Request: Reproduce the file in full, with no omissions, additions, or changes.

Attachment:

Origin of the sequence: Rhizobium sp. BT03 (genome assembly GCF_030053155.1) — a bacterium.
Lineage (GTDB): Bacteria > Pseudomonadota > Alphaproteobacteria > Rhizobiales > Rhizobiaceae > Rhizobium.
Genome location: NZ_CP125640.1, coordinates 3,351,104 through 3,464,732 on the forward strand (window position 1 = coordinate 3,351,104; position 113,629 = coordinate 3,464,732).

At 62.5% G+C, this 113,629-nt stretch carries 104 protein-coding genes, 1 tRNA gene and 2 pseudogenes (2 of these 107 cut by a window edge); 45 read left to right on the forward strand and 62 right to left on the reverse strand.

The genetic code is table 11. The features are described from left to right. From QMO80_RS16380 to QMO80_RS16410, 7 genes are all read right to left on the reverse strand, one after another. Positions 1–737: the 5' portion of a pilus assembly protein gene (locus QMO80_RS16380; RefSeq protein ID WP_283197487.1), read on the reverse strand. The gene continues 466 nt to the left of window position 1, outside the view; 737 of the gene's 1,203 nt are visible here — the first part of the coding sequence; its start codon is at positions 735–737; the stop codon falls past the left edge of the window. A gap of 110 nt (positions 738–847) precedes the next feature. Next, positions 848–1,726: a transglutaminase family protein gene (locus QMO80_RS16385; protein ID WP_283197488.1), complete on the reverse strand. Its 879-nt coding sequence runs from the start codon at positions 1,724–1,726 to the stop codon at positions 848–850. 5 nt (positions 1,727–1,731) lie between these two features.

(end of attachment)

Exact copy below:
Origin of the sequence: Rhizobium sp. BT03 (genome assembly GCF_030053155.1) — a bacterium.
Lineage (GTDB): Bacteria > Pseudomonadota > Alphaproteobacteria > Rhizobiales > Rhizobiaceae > Rhizobium.
Genome location: NZ_CP125640.1, coordinates 3,351,104 through 3,464,732 on the forward strand (window position 1 = coordinate 3,351,104; position 113,629 = coordinate 3,464,732).

At 62.5% G+C, this 113,629-nt stretch carries 104 protein-coding genes, 1 tRNA gene and 2 pseudogenes (2 of these 107 cut by a window edge); 45 read left to right on the forward strand and 62 right to left on the reverse strand.

The genetic code is table 11. The features are described from left to right. From QMO80_RS16380 to QMO80_RS16410, 7 genes are all read right to left on the reverse strand, one after another. Positions 1–737: the 5' portion of a pilus assembly protein gene (locus QMO80_RS16380; RefSeq protein ID WP_283197487.1), read on the reverse strand. The gene continues 466 nt to the left of window position 1, outside the view; 737 of the gene's 1,203 nt are visible here — the first part of the coding sequence; its start codon is at positions 735–737; the stop codon falls past the left edge of the window. A gap of 110 nt (positions 738–847) precedes the next feature. Next, positions 848–1,726: a transglutaminase family protein gene (locus QMO80_RS16385; protein ID WP_283197488.1), complete on the reverse strand. Its 879-nt coding sequence runs from the start codon at positions 1,724–1,726 to the stop codon at positions 848–850. 5 nt (positions 1,727–1,731) lie between these two features.